News

Counseling and Education Goes Hand in Hand for Frostburg State University Student Nebojsa Zimonjic

Related Articles

Multimedia

Audio

Nebojsa Zimonjic is studying Counseling Psychology at Frostburg State University in Frostburg, Maryland thanks to a friend who suggested the university.His master's program is for three years and this is his first year.“When I got my AA (Associate of Arts) degree I transferred to the UMBC which is University of Maryland Baltimore County and I have worked for one year and I decided to come to Frostburg,” he says.

“I had a friend that lived close by who suggested for me to come to Frostburg, besides I have looked into several Counseling Psychology schools and I really liked Frostburg the most.It would get me out of my comfort zone, which I was use to and I function most productively when I get out of my comfort zone.Then secondly it is not to large, not to small community so that is what I really do like it is very similar to my school where I got my undergrad from UMBC.”

Nebojsa has an Associate of Arts degree in Education and a degree from University of Maryland Baltimore County. Turning his interest to Psychology happened when he had an opportunity to work in the field first.“I find Psychology and Education to be pretty related.After I finished my undergrad I got a job working for a non profit organization called Prolog Incorporated and they primarily help people with mental illness so I really got a taste of some hands on Psychology and that was my biggest reason I decided to go for Counseling Psychology.”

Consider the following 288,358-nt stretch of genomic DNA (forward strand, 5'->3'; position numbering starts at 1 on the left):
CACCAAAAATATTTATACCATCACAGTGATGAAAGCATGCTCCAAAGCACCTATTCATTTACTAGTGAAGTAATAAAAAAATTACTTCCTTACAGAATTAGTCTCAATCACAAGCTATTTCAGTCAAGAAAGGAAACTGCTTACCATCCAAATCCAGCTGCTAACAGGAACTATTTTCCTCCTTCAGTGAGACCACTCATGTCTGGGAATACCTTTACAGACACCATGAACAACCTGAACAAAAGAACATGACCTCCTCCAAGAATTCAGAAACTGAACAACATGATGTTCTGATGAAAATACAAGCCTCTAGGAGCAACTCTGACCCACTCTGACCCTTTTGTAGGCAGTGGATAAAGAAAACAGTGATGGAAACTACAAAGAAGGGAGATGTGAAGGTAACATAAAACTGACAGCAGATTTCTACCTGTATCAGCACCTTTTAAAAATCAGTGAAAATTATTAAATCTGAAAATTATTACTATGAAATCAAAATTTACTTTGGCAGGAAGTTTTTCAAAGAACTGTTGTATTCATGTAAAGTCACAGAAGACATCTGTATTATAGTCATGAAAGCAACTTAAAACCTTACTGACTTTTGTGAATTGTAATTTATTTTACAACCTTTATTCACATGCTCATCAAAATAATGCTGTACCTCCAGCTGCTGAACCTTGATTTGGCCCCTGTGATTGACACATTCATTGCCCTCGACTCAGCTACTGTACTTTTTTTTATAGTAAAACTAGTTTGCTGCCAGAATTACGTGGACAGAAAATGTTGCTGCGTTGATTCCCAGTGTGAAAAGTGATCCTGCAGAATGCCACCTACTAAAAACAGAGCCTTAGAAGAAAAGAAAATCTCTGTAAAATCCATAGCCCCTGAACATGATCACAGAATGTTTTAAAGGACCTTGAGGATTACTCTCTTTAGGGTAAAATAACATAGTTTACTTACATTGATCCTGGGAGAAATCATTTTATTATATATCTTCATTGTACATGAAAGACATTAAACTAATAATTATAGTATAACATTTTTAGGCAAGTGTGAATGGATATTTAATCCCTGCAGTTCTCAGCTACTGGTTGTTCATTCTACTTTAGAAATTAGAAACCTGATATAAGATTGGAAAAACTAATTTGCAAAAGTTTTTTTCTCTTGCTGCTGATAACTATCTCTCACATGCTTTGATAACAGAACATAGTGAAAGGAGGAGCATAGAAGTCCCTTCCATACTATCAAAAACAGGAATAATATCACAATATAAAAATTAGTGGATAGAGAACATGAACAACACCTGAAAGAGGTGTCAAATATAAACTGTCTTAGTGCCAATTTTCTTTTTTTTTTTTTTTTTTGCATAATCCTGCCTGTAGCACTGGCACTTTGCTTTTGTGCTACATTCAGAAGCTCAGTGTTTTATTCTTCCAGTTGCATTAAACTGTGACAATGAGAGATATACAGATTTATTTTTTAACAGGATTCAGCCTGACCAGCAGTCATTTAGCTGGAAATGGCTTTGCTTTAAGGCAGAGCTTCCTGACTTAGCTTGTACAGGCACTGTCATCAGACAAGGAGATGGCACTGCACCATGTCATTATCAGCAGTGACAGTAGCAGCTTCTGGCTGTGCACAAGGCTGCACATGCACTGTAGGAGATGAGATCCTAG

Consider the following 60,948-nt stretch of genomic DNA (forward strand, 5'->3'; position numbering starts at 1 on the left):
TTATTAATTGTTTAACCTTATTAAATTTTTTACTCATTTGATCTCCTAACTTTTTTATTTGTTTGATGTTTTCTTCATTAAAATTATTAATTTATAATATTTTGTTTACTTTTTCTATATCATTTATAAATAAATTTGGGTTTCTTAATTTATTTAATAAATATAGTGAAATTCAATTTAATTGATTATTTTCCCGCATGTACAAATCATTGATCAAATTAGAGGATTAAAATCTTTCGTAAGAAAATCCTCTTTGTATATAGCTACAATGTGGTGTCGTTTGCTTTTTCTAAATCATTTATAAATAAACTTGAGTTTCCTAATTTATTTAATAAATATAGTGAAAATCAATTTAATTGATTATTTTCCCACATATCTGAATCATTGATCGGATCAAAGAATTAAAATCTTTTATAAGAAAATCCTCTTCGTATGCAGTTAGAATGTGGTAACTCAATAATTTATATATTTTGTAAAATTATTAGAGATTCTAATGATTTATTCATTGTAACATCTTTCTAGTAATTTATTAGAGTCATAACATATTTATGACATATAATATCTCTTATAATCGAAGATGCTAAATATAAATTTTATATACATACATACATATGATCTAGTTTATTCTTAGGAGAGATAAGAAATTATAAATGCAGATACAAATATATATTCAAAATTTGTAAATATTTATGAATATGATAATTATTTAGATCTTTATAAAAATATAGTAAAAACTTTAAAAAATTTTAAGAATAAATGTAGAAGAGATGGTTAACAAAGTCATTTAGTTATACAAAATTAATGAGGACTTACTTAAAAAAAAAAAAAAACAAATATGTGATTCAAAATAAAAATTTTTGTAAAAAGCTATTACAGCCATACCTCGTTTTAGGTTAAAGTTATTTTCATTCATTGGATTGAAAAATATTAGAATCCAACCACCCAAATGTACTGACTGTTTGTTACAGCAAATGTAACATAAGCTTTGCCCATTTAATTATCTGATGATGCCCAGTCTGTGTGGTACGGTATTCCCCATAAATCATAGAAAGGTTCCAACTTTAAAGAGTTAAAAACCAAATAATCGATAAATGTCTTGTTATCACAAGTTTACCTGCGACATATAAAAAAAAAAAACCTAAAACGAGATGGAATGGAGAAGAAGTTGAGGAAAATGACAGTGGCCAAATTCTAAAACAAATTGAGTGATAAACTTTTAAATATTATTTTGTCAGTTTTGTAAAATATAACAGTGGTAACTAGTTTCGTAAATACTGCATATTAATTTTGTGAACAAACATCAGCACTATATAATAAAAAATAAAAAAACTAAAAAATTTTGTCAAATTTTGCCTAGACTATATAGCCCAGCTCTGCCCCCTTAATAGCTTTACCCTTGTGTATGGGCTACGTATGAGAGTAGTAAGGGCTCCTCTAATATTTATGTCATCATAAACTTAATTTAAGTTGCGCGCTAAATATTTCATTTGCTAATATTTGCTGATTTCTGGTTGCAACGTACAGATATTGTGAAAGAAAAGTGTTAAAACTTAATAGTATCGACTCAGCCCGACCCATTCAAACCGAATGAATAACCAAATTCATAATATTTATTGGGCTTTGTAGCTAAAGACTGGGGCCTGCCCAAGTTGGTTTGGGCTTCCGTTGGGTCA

Home for Nebojsa is very far away.He tells us where he is from. “I am from Republic of Serbia which is a former Republic of Yugoslavia.Yugoslavia was at the time when I was born was made out of six republics and after Bosnian war it remained as Yugoslavia, but only with two republics including Serbia and Montenegro,” he says.

“Round year of 2002, it split so my country became just a Republic of Serbia.”

Nebojsa will tell you that going to college can be expensive.He as well as many students find ways to help defray the cost.“I’m actually on a graduate assistantship level which is called International Fellowship. I’m working for the school in the Psychology department.I’m a research assistant and that is what is helping me out with my tuition.”

When it comes to educational differences, Nebojsa says he appreciates the education system here in the states versus back home.“My country primarily focuses all on oral examinations so that was one of the easier aspects of me trying to accommodate this type of assessment.The problem that I found sometimes myself sometimes friends of mine whenever you do get examined orally you would get a grade from one to five, one would be the lowest and five the highest and you get a chance to get examined about two to five times throughout the semester,” he says.

“Sometimes you do have written exams and all of these grades they get averaged, so it is a very tough way of grading and remaining your GPA (Grade Point Average).So that is really, really difficult way of examination and at the same time there is a lot of corruption and in my country as far as I guess in all aspects including education.”

Following graduation, Nebojsa says he would like to stay in the United States.“I see myself graduating in 2011 and I would like to find a job in my profession and work primarily towards citizenship of the United States or becoming a permanent resident.”

This forum has been closed.
Comments
     
There are no comments in this forum. Be first and add one

Feature Story

VIDEO: VOA's Brian Padden reports why activists say holding Mong Kok is key to the success of their movement, despite confrontations with angry residents, anti-protest groups and police.

Video Hong Kong Protesters Focus on Holding Volatile Mong Kok

Activists say holding Mong Kok is key to their movement's success, despite confrontations with angry residents and police More

Special Reports